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walk have been used. In some sections vagrancy has become a favorite charge and disorderly conduct can also be used to harry the unwelcome speaker. In New York City members of the Worker's Party were arrested under a section of the penal code forbidding aliens to carry firearms. The actual crime

was drilling with stage muskets in preparation for a parade. Seagle describes a case in Alabama in the following passage:

"In one of the classic cases in the reports, arising in Atlanta, Georgia, a professor desiring to speak on Socialism was refused a license by the mayor. When he attempted to speak without one, he was arrested and tried by the very mayor who had refused the license, who also happened to be exofficio judge of the City Court. The mayor must have been gifted with a fine sense of irony: he sentenced the professor to labor on the public works".

7

7. Seagle, op. cit., p. 41.

CHAPTER IV

THE ADMINISTRATION OF FEDERAL JUSTICE

Severe criticism has been directed at the Department

of Justice for its administration of the Espionage Acts. It is claimed that prosecutions were made with little regard for the constitutional rights of freedom. It has been shown that the Bureau of Investigation of the Department was guilty of expending large sums of the government's money for the prosecution of harmless opinions. Prosecutions were first made against

disloyal utterances due to the war fever and later against anything that smacked of the "reds" and "Bolsheviks". The red hysteria which followed the war was apparently a transmutation of the war fever. This chapter will be devoted to a discussion of the activities and methods of the Department of Justice in the prosecution of violators of Federal laws during the war and the two years immediately following.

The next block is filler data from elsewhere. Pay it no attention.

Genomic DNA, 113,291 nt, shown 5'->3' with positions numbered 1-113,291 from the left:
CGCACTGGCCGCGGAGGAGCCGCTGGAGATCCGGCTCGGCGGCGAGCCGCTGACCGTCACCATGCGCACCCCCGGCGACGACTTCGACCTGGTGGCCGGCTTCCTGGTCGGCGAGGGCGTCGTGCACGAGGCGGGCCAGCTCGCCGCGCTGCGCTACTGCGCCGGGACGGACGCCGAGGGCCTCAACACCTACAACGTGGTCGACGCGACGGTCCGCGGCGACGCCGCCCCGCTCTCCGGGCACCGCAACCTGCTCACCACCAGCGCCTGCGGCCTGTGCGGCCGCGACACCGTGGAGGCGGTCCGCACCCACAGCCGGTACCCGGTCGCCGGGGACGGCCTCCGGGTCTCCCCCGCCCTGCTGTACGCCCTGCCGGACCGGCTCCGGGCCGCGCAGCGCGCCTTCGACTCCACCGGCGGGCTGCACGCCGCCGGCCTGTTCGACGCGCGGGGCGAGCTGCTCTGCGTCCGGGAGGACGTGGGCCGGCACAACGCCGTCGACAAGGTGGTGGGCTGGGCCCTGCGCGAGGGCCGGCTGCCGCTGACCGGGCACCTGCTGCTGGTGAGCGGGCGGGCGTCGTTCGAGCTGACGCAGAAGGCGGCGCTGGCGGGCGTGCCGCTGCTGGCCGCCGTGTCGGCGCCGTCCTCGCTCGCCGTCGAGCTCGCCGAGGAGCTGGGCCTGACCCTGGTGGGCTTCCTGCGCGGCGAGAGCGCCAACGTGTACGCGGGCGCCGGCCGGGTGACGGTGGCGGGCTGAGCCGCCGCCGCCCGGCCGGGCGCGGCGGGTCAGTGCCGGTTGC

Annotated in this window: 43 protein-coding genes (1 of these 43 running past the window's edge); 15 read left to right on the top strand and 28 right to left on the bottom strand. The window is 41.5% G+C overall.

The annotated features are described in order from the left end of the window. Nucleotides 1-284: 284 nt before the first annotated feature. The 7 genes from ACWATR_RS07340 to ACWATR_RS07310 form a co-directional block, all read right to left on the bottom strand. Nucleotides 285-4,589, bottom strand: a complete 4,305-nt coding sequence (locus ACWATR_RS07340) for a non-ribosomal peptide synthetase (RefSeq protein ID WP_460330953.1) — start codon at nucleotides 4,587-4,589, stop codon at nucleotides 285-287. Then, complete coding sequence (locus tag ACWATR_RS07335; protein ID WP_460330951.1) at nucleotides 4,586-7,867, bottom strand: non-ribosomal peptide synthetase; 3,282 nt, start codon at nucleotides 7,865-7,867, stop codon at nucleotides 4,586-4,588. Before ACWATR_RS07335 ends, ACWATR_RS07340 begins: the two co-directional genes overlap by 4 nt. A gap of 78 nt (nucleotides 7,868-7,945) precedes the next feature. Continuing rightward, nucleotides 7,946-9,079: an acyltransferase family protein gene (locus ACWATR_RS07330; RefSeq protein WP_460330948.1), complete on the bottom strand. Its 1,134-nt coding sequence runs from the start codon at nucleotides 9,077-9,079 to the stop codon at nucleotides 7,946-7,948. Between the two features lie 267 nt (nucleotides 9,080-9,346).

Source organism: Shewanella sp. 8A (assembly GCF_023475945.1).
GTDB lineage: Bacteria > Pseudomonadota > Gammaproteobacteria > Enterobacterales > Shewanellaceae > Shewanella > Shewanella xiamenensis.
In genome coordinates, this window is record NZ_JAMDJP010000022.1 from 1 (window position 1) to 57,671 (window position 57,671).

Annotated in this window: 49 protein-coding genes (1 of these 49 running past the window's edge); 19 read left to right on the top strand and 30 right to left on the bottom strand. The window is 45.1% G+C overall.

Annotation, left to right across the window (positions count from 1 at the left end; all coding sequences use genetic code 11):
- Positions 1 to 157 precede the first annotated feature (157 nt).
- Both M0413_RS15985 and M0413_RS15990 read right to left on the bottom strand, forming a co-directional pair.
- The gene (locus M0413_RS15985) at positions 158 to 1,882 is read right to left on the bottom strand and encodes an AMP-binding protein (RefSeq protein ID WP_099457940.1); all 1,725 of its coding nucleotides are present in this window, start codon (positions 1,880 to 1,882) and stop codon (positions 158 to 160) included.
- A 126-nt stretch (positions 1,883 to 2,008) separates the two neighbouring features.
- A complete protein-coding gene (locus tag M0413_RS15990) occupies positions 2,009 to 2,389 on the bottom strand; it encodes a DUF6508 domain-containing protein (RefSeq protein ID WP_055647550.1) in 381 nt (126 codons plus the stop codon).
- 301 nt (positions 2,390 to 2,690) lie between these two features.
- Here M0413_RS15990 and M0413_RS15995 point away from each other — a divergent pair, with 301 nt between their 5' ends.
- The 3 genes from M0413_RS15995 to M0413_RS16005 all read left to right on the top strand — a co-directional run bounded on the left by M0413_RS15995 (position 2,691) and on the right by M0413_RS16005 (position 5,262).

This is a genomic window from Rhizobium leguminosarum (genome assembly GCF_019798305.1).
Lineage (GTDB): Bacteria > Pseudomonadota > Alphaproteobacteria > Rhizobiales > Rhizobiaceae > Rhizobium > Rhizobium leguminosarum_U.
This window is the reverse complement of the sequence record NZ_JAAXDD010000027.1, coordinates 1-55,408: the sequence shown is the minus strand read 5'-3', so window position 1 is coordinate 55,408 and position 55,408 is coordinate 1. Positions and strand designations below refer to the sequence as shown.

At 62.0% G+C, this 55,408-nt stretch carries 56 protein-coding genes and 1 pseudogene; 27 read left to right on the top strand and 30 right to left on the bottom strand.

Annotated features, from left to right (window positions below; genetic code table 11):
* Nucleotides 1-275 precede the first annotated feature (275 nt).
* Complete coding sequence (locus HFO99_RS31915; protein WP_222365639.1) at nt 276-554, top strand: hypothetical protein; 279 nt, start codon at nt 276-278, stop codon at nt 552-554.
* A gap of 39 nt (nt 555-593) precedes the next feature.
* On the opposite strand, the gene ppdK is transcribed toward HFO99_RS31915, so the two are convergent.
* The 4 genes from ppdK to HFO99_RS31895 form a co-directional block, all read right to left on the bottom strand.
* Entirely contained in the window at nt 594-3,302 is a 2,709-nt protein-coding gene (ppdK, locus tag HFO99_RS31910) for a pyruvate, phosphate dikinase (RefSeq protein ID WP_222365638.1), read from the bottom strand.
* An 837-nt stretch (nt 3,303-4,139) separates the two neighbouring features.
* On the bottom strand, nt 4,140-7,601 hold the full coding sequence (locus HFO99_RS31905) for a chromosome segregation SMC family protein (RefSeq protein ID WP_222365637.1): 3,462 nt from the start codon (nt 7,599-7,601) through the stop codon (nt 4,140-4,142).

Federal judges are practically selected by the Attorney General of the United States. Applications for appointment are referred to him and investigated and reported on by him. The recommendation is made to the President and is usually acted upon. It has been charged that the Department supervised the Federal judges during the prosecutions under the Espionage Act. This charge has not been disproved but a decision must be withheld until further information is obtained. While some of the Federal judges went out of their way to lay on heartily against those accused before them of

violating the Espionage Act the list is not large. It is
apparent, however, that some judges made pre judiced stump
speeches before the jury which resulted in the maladminis-
1
tration of justice.

The Bureau of Investigation of the Department of Justice The Bureau of Investigation was created in 1908 as an adjunct to the Department of Justice. In the beginning it was a small bureau with an annual appropriation of less than a half million dollars and 141 employees, but it grew during the war to the largest bureau in the Department with over 600 employees (excluding those in the post office, Army, and Navy) and an annual appropriation of about two and a half million. The Bureau was under the leadership of William J. Burns who was formerly the head of his own private detective agency. The bearing of the bureau upon civil liberties beAccording

comes evident when we understand its activities.

to the report of the Attorney General for 1920 some of its

chief features were:

2

"1. Collecting evidence and data upon the revolutionary and ultra-radical movements for use in such proceedings as might be instituted against individuals or organizations.

2. A card index numbering over 200,000 cards, giving
detailed data not only upon individual agitators con-
nected with the ultra-radical movements, but also upon
organizations, associations, etc.

3. A review of the reports of the special agents con-
nected with ultra-radical investigations.

4. .

5. Special attention to strikes in which radicals were alleged to take part--notably the steel and coal strikes of 1919, the railroad shopmen's strike, the switchmen's strike of 1920 and the coal strike of 1922".

It is evident that in such a system of watching there is

1. See Chafee, "Freedom of Speech", pp. 81-83. 2. pp. 172-9.

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